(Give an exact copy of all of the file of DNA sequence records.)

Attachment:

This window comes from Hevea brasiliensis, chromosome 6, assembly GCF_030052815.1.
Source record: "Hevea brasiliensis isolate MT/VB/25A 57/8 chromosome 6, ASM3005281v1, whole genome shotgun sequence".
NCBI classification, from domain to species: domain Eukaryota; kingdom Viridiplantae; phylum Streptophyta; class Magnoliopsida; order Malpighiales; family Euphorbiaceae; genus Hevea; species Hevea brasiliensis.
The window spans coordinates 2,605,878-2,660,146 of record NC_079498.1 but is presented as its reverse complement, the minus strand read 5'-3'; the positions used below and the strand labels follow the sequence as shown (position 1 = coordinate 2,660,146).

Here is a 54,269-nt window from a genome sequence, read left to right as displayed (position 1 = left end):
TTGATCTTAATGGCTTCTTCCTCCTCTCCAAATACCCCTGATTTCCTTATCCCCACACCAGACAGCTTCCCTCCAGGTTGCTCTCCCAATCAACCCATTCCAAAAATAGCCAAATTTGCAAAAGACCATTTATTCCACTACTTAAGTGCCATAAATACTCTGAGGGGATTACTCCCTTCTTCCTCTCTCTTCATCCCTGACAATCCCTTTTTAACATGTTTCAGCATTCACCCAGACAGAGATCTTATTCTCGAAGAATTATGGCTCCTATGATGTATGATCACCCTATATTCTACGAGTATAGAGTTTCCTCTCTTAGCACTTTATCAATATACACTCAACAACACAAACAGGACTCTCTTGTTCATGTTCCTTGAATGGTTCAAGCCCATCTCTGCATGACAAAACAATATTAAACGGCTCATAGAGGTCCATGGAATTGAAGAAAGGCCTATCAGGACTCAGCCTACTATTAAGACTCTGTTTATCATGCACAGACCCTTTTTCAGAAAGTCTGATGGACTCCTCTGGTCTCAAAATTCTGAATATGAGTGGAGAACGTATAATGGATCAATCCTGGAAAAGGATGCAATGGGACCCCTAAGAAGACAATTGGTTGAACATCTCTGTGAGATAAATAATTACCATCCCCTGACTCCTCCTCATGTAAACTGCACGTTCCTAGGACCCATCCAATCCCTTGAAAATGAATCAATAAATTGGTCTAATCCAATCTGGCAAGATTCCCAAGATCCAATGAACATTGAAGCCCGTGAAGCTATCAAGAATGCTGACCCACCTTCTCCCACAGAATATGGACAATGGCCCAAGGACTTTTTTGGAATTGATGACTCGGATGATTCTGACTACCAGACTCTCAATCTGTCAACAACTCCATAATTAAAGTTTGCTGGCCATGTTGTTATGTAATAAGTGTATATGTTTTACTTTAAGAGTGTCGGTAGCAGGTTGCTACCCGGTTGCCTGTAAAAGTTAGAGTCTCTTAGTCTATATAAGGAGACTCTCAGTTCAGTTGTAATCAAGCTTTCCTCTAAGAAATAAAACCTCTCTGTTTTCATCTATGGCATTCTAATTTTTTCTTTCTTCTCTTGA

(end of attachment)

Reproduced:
This window comes from Hevea brasiliensis, chromosome 6, assembly GCF_030052815.1.
Source record: "Hevea brasiliensis isolate MT/VB/25A 57/8 chromosome 6, ASM3005281v1, whole genome shotgun sequence".
NCBI classification, from domain to species: domain Eukaryota; kingdom Viridiplantae; phylum Streptophyta; class Magnoliopsida; order Malpighiales; family Euphorbiaceae; genus Hevea; species Hevea brasiliensis.
The window spans coordinates 2,605,878-2,660,146 of record NC_079498.1 but is presented as its reverse complement, the minus strand read 5'-3'; the positions used below and the strand labels follow the sequence as shown (position 1 = coordinate 2,660,146).

Here is a 54,269-nt window from a genome sequence, read left to right as displayed (position 1 = left end):
TTGATCTTAATGGCTTCTTCCTCCTCTCCAAATACCCCTGATTTCCTTATCCCCACACCAGACAGCTTCCCTCCAGGTTGCTCTCCCAATCAACCCATTCCAAAAATAGCCAAATTTGCAAAAGACCATTTATTCCACTACTTAAGTGCCATAAATACTCTGAGGGGATTACTCCCTTCTTCCTCTCTCTTCATCCCTGACAATCCCTTTTTAACATGTTTCAGCATTCACCCAGACAGAGATCTTATTCTCGAAGAATTATGGCTCCTATGATGTATGATCACCCTATATTCTACGAGTATAGAGTTTCCTCTCTTAGCACTTTATCAATATACACTCAACAACACAAACAGGACTCTCTTGTTCATGTTCCTTGAATGGTTCAAGCCCATCTCTGCATGACAAAACAATATTAAACGGCTCATAGAGGTCCATGGAATTGAAGAAAGGCCTATCAGGACTCAGCCTACTATTAAGACTCTGTTTATCATGCACAGACCCTTTTTCAGAAAGTCTGATGGACTCCTCTGGTCTCAAAATTCTGAATATGAGTGGAGAACGTATAATGGATCAATCCTGGAAAAGGATGCAATGGGACCCCTAAGAAGACAATTGGTTGAACATCTCTGTGAGATAAATAATTACCATCCCCTGACTCCTCCTCATGTAAACTGCACGTTCCTAGGACCCATCCAATCCCTTGAAAATGAATCAATAAATTGGTCTAATCCAATCTGGCAAGATTCCCAAGATCCAATGAACATTGAAGCCCGTGAAGCTATCAAGAATGCTGACCCACCTTCTCCCACAGAATATGGACAATGGCCCAAGGACTTTTTTGGAATTGATGACTCGGATGATTCTGACTACCAGACTCTCAATCTGTCAACAACTCCATAATTAAAGTTTGCTGGCCATGTTGTTATGTAATAAGTGTATATGTTTTACTTTAAGAGTGTCGGTAGCAGGTTGCTACCCGGTTGCCTGTAAAAGTTAGAGTCTCTTAGTCTATATAAGGAGACTCTCAGTTCAGTTGTAATCAAGCTTTCCTCTAAGAAATAAAACCTCTCTGTTTTCATCTATGGCATTCTAATTTTTTCTTTCTTCTCTTGA